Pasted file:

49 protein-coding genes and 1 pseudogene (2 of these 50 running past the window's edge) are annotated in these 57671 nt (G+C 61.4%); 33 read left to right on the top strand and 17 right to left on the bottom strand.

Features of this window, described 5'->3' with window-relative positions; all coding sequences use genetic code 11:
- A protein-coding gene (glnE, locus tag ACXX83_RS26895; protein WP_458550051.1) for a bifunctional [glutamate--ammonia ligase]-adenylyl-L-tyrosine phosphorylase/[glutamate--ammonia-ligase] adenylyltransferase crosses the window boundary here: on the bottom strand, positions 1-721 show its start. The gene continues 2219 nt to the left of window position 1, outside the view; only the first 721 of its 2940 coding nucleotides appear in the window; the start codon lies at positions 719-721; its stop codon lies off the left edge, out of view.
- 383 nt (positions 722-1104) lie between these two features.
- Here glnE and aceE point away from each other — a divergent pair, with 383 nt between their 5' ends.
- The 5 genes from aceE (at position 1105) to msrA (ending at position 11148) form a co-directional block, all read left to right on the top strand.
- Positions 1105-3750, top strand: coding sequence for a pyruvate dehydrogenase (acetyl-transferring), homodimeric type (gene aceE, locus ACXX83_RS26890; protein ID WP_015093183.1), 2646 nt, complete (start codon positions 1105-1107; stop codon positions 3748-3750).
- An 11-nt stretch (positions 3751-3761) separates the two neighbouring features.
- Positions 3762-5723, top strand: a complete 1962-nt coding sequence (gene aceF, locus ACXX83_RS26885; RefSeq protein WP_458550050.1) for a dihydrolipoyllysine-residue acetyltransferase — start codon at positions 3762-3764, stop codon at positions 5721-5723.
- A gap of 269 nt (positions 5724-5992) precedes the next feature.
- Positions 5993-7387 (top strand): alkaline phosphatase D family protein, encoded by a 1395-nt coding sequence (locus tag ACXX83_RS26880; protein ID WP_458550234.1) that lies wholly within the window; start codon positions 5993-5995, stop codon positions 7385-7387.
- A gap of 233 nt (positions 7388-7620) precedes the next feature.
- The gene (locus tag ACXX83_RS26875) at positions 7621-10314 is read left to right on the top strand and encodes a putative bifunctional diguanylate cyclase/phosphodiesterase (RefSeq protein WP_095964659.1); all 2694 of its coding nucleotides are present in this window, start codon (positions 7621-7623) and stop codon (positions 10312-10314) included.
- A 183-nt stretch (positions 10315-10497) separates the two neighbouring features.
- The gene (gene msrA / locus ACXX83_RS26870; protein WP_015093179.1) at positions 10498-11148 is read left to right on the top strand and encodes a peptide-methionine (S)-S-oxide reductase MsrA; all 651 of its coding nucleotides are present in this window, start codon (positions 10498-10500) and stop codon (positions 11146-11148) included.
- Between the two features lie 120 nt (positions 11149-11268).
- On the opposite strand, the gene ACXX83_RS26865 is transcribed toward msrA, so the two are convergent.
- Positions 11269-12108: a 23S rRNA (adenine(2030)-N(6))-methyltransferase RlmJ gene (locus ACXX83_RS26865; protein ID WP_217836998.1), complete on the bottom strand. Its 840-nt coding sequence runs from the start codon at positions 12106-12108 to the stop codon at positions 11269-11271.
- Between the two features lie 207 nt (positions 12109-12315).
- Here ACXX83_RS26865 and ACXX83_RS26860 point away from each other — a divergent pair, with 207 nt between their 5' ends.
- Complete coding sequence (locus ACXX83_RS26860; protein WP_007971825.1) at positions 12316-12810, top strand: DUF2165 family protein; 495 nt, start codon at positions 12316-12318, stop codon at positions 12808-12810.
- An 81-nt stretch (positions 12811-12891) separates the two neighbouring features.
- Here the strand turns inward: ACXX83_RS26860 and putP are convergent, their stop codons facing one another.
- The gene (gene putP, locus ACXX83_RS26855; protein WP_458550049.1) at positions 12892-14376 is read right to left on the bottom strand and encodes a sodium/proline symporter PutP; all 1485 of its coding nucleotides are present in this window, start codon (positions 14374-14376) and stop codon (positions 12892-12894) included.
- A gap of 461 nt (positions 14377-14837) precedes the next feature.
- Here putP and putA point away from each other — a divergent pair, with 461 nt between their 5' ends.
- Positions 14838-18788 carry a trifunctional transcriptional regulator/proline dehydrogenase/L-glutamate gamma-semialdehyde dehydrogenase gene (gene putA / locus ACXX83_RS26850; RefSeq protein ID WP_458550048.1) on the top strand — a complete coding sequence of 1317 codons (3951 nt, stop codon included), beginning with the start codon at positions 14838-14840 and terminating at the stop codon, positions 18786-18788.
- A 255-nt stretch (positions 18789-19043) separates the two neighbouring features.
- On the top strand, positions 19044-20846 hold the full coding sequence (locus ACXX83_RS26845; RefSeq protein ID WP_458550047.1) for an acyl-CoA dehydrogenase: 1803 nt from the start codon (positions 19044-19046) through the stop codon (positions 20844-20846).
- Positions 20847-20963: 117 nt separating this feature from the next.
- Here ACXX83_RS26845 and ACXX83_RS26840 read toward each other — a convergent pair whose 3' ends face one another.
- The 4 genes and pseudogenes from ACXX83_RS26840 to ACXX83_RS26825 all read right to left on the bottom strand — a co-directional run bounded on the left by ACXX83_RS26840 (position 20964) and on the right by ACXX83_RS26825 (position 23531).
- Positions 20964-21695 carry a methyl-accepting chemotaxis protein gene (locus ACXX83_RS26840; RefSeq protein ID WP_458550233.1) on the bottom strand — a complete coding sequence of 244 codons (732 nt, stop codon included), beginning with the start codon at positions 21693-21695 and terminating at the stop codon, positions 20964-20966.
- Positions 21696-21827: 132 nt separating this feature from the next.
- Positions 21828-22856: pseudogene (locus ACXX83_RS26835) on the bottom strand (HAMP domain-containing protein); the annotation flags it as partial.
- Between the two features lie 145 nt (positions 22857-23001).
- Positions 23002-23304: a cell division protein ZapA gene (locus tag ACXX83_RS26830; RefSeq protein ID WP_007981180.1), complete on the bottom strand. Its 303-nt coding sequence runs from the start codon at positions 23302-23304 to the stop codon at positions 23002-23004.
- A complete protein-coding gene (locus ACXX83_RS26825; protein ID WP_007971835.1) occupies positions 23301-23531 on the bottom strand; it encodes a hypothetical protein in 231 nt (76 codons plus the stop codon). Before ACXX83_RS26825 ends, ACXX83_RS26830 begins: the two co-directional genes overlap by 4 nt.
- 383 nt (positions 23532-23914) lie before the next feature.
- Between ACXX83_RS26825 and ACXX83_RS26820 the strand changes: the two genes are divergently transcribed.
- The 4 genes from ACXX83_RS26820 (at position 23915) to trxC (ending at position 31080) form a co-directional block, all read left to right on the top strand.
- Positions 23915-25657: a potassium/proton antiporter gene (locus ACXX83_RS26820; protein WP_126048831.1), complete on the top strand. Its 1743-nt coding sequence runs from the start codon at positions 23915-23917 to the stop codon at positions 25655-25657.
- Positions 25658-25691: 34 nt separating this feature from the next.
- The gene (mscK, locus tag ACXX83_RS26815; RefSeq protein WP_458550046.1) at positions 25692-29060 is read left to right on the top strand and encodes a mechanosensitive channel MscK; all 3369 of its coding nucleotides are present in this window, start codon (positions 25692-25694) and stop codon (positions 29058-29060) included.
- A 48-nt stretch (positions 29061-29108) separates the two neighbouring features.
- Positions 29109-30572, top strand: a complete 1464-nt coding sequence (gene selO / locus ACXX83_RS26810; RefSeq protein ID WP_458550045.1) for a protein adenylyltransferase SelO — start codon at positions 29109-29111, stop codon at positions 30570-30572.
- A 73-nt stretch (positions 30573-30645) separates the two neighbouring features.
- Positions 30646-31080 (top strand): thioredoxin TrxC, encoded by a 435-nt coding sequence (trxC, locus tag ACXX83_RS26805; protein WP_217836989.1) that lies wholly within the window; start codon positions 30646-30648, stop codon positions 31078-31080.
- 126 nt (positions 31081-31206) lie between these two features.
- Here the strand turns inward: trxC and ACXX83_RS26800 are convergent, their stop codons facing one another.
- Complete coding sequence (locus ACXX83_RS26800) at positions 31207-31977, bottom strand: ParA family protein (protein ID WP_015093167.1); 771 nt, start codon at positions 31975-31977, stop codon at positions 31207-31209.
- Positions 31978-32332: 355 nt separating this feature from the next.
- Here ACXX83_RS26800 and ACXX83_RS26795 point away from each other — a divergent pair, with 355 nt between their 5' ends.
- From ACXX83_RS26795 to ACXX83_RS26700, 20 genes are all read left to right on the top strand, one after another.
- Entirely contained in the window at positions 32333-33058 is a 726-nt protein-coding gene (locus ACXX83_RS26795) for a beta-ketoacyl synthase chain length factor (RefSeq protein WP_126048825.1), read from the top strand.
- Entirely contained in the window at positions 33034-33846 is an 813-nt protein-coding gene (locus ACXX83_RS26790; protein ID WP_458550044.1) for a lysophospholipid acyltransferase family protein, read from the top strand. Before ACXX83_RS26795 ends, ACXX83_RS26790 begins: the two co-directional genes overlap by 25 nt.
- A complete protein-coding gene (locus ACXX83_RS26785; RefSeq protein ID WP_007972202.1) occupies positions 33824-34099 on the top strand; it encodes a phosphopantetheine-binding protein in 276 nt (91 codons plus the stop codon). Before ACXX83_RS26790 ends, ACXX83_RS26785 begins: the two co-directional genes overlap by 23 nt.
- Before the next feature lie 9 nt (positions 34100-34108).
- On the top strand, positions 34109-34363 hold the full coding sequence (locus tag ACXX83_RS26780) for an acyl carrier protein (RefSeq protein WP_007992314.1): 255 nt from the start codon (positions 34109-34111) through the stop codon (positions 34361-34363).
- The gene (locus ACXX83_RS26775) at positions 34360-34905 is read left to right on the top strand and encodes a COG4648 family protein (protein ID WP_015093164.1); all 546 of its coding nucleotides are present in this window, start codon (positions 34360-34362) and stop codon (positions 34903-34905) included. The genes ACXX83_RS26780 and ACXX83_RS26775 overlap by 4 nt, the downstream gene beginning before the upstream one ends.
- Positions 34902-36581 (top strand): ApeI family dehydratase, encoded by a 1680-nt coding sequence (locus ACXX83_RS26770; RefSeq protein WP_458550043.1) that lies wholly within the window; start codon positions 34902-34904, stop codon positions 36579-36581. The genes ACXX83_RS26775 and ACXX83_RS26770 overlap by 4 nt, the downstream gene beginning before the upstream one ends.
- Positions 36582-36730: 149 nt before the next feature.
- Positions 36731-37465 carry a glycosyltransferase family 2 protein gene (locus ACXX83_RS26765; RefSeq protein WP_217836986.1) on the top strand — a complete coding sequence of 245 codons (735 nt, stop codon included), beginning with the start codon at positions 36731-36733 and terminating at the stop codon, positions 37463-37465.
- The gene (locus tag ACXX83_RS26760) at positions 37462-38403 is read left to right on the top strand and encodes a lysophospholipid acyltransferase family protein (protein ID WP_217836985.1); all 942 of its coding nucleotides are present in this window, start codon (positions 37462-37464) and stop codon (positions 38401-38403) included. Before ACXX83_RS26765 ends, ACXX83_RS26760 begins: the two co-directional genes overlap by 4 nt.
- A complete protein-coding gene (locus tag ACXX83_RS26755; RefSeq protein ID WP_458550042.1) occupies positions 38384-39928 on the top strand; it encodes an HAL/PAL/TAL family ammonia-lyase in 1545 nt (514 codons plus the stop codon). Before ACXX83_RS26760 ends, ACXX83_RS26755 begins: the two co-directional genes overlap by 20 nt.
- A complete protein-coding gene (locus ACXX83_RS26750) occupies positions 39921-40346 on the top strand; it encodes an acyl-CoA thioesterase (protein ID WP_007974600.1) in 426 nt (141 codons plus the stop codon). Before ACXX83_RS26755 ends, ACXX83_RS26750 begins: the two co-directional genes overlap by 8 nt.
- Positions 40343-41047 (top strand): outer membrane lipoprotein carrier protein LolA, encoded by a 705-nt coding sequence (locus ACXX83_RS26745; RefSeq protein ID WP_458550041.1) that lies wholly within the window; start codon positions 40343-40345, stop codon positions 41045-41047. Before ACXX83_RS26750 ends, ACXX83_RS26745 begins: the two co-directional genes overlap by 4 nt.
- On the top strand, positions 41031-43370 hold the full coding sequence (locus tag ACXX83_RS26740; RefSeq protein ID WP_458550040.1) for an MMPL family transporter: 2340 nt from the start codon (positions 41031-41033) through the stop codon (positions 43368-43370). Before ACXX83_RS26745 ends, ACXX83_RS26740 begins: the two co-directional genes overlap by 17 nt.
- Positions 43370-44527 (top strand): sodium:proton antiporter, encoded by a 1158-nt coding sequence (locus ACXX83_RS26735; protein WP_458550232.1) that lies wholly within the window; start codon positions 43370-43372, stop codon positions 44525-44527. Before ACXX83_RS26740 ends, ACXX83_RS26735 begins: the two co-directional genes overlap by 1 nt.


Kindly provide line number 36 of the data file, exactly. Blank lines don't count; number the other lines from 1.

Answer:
- Between the two features lie 145 nt (positions 22857-23001).